Progress and Struggle For Vietnam's Catholics

A choir rehearses at the 19th-century cathedral in Phat Diem, the center of Catholicism in northern Vietnam. Priests remain in short supply.
A choir rehearses at the 19th-century cathedral in Phat Diem, the center of Catholicism in northern Vietnam. Priests remain in short supply. (By Ellen Nakashima -- The Washington Post)
By Ellen Nakashima
Washington Post Foreign Service
Thursday, June 23, 2005

YEN KHANH, Vietnam -- As organ music filled the 115-year-old Catholic church, the Rev. Joseph Tran Van Khoa faced more than 1,000 worshipers and raised his arms. The overflow crowd began to sing.

Khoa, who once studied in secret to become a priest in this communist country, beamed.

The ability to celebrate Mass in the open demonstrates that the Roman Catholic Church in Vietnam is freer than it was in 1975, when its activities were severely proscribed after the communists took control of the unified country. Seventeen years ago, Khoa recalled, he conducted Mass in a small room in the back of a church with 20 or so people. The police questioned him monthly, he said, to ensure he did not hold services openly.

"Life for the Catholic Church is a lot easier now," said Khoa, 44. "But I know that we have a really long way to go."

Vietnam has Southeast Asia's second-largest Roman Catholic population after the Philippines, with an estimated 5 million to 8 million followers. But the government still requires consultation on the appointment of bishops and the selection of candidates for the priesthood. Catholic primary and secondary schools have not been reopened. Catholic-run health clinics and kindergartens in the north remain few. Though Vietnam exchanges delegations with the Vatican for annual visits, it does not have diplomatic relations with the Holy See.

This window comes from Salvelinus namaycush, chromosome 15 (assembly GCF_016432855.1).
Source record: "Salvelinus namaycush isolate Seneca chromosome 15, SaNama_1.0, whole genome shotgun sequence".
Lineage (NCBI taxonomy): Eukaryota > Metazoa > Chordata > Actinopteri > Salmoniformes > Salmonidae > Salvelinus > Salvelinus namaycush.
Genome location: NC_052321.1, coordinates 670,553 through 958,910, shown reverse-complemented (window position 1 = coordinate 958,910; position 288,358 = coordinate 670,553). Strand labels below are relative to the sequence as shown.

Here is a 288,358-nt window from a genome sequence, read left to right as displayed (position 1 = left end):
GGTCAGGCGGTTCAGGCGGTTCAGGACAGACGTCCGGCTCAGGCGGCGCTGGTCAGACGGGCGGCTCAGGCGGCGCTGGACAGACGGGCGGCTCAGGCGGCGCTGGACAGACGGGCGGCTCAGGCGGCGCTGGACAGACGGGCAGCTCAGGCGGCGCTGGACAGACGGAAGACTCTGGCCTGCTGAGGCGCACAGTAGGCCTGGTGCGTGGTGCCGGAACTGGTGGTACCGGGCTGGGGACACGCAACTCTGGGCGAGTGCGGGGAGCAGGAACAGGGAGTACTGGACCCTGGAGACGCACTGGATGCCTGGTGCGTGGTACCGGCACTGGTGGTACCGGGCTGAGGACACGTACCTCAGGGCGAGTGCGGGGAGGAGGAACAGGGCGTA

On the other hand, priests are allowed to travel within the country, and Catholics worship freely in their churches. A 2004 Ordinance on Religion loosened various restrictions on religious groups -- allowing them, for example, to conduct charitable activities.

At a time of transition for Catholics worldwide, church members in Vietnam are hoping the government will continue to ease restrictions and further promote its relationship with the Vatican. The Catholic Church, which is officially recognized, has more freedom than some other religions.

Human rights activists and dissidents criticize the government's treatment of other religious groups -- a banned Buddhist church, "house church" Protestants who meet secretly in private homes, and ethnic minority Christians in the Central Highlands and northwest provinces.

The United States designated Vietnam a "country of particular concern" last year, mostly because of such religious restrictions.

Prime Minister Phan Van Khai, who has heralded a new era of relations during a current visit to the United States, said in an interview in Hanoi last week that Vietnam was tolerant of all religions.

"We have six major religions with about 20 million followers," Khai said. "We also have pursued a policy of national unity, including unity among religions. It is the religions themselves that have made great contributions to national liberation and national reconstruction."

In February, the prime minister issued what is called an instruction, allowing house churches to operate legally if they renounced connections to alleged anti-government groups. The government also issued a decree aimed at ensuring that local officials enforced the 2004 ban on forced renunciations of faith.

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